By NICK WINGFIELD
July 24, 2007; Page B3
With the iPhone's hefty price tag, it is likely that big-spending business users were well-represented among the hordes who turned out to buy Apple Inc.'s cellular phone during its first weeks on sale.
Even if the bona fides of the iPhone as a business tool aren't established -- with skeptics questioning whether its security, performance and compatibility with existing business software are up to snuff -- some early adopters aren't holding back.
Some corporate users are tapping the iPhone for Web-based business applications.
Some corporate customers are using the Apple phone in place of "smartphones" such as Research in Motion Ltd.'s BlackBerry and other devices that have long track records among business users. Some are even tapping into business-centric applications for tracking inventory and accounting. Business software makers such as NetSuite Inc. and Salesforce.com Inc. are marketing their applications to iPhone users and, in some cases, modifying software so it works more smoothly on Apple's device.
Brian Keare, chief operating officer of Circle of Friends LLC, a maker of hair-care and bath products for children in Santa Monica, Calif., is one customer using the iPhone for business. Though he bought it primarily to make phone calls, write emails and use the iPod entertainment functions, he decided to test the limits of the iPhone's Web browser by logging onto NetSuite, where his small company's sales, accounting and other records are kept.
To Mr. Keare's surprise, it worked flawlessly, allowing him access to all of his company information on the go. He had previously had no luck accessing NetSuite, with its complicated design, from the browser on a Blackberry or Palm Inc.'s Treo. "They choked on the Web pages," he said.
Mr. Keare's wife, Eleanor, chief executive of Circle of Friends, was so intrigued by the iPhone that she snatched it from him for a business trip to Chicago, where it helped her make a spontaneous visit to a client's store. Before going in, she was able to quickly access the client's sales records and the store manager's name -- without having to haul out her laptop. Ms. Keare is planning to buy her own iPhone.
"It's proving to be useful enough we're really going to take advantage of it and use it as a business tool," said Mr. Keare, who has stopped using his Treo.
There is a particularly good fit between the iPhone and Web-based business applications such as NetSuite. That is partly out of necessity. To protect the security of iPhones, Apple, Cupertino, Calif., is allowing independent software makers to offer iPhone applications that work only through its Web browser, not the more traditional programs that are stored and run locally on a device.
Users said the iPhone's Web browser, known as Safari, is one of the most usable on a mobile phone, with better compatibility with many Web sites. They said the large touch-sensing screen on the iPhone -- which lets users pan around a Web page and zoom in with various finger gestures -- also makes it more practical to use the Web. The iPhone is priced at $499 to $599, with a two-year commitment to wireless service through AT&T Inc.
Salesforce.com said its Web site currently works on the iPhone, and that it is modifying its software to more effectively display the site through the iPhone browser. Zimbra Inc., which makes a Web-based competitor to Microsoft Corp.'s Outlook email, calendar and contacts program, expects to offer a version of its software tailored to the iPhone next month.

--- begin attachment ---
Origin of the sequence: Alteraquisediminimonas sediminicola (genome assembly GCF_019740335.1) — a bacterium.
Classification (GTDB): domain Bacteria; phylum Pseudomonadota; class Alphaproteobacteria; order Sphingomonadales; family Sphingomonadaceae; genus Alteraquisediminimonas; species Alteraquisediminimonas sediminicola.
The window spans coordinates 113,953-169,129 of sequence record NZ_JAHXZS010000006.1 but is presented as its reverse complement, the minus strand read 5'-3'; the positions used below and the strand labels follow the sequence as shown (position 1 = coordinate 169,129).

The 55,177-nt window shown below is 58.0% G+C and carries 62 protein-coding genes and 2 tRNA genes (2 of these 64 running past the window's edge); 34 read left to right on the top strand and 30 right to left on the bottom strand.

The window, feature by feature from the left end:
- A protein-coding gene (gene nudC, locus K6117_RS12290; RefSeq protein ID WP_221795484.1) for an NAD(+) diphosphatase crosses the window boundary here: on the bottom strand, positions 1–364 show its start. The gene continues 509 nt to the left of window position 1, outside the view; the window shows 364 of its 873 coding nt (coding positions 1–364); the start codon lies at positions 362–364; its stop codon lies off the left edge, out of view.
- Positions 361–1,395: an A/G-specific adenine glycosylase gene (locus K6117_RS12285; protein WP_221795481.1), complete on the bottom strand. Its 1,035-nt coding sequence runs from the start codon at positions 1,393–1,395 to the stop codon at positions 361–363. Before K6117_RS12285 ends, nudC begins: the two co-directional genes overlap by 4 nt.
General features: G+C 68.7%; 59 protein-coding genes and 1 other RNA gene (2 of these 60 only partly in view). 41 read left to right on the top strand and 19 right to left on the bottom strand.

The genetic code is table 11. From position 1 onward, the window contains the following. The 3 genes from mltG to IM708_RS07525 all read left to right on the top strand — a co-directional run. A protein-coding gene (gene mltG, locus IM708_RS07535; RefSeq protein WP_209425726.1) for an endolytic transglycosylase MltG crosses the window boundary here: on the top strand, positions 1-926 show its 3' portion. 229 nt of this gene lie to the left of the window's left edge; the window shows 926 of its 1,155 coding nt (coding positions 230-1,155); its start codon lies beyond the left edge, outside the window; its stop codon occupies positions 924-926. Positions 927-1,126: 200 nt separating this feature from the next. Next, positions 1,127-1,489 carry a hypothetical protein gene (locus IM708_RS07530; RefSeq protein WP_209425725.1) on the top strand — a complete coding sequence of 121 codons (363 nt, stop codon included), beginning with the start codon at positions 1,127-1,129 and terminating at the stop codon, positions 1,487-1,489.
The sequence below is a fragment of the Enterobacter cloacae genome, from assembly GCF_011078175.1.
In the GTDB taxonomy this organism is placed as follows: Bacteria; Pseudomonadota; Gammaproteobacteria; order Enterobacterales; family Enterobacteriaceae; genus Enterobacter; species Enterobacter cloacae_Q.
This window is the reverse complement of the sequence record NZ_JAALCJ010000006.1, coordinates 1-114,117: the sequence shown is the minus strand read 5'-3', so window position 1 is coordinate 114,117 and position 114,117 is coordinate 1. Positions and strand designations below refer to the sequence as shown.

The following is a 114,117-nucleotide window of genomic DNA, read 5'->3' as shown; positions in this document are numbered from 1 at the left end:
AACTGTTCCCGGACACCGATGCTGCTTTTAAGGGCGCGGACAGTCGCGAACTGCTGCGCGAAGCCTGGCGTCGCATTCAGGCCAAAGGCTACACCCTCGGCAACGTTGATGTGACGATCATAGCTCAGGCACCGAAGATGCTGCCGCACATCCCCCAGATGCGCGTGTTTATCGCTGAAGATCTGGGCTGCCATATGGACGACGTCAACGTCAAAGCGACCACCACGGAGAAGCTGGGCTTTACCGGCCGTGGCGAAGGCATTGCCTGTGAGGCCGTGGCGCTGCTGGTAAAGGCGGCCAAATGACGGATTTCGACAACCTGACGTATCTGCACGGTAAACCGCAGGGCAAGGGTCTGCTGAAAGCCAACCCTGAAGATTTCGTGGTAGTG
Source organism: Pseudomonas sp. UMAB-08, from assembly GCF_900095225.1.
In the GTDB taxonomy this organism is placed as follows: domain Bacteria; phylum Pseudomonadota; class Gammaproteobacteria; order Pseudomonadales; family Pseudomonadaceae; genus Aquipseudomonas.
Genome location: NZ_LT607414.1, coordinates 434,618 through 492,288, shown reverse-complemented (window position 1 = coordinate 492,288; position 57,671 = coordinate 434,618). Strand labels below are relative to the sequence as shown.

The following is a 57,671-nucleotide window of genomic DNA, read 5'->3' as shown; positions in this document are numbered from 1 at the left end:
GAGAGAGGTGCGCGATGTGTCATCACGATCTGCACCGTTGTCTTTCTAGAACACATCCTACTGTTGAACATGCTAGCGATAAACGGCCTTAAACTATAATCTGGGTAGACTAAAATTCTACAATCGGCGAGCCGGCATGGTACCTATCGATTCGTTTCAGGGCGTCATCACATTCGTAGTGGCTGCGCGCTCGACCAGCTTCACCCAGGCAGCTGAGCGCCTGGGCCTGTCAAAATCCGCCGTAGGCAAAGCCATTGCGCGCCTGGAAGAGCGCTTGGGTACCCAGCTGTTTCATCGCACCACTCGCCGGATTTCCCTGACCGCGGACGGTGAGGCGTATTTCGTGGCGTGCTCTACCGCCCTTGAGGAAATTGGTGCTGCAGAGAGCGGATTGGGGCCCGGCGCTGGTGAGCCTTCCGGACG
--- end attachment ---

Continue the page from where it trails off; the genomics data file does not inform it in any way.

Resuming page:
Still, it is difficult to deny that Apple designed much of the iPhone for consumers, from the ability to watch YouTube videos to the music-playing functions. The fact that users must have Apple's iTunes software, with its heavy focus on entertainment, on their computers to synchronize data with an iPhone may be tough for many businesses to stomach.
Adam Gross, vice president of developer relations at Salesforce.com, believes the iPhone will follow the path of other technologies with consumer roots, like the Web browser and Adobe Systems Inc.'s Flash animation software, that were ultimately embraced by businesses. "I think the iPhone absolutely is going to have a big impact on mobile business applications," he said.
In the near term, the iPhone probably has a better shot with small businesses, where decisions about technology are more frequently based on an employee's preferences. For now, large businesses are looking more skeptically, though some are considering it.
The information-technology department at Quintiles Transnational Corp., a pharmaceutical-services company in Research Triangle Park, N.C., is testing the iPhone, including a Web-conferencing application made by Genesys Conferencing Inc. But Jonathan Shough, executive director of global network service and information technology at Quintiles, said the 18,000-person company needs better tools for managing the iPhone if the company is to deploy it broadly.
With BlackBerries, for instance, Quintiles can remotely erase emails and other sensitive data if the devices are lost or stolen. No such capability now exists for the iPhone, Mr. Shough said.
Apple declined to say whether it might offer such a feature in the future. "IPhone is a great product for all customers, businesses included," said Natalie Kerris, an Apple spokeswoman.
In a report this month, research firm Gartner Inc. discouraged large businesses from letting employees put sensitive company data such as emails on iPhones because of security concerns. While the iPhone does have some security features built into it, Ken Dulaney, a Gartner analyst, said they aren't up to most corporate standards. Visto Corp., a provider of mobile email services, said it is working on a product that will beef up email security on the iPhone for business users.
Write to Nick Wingfield at email@example.com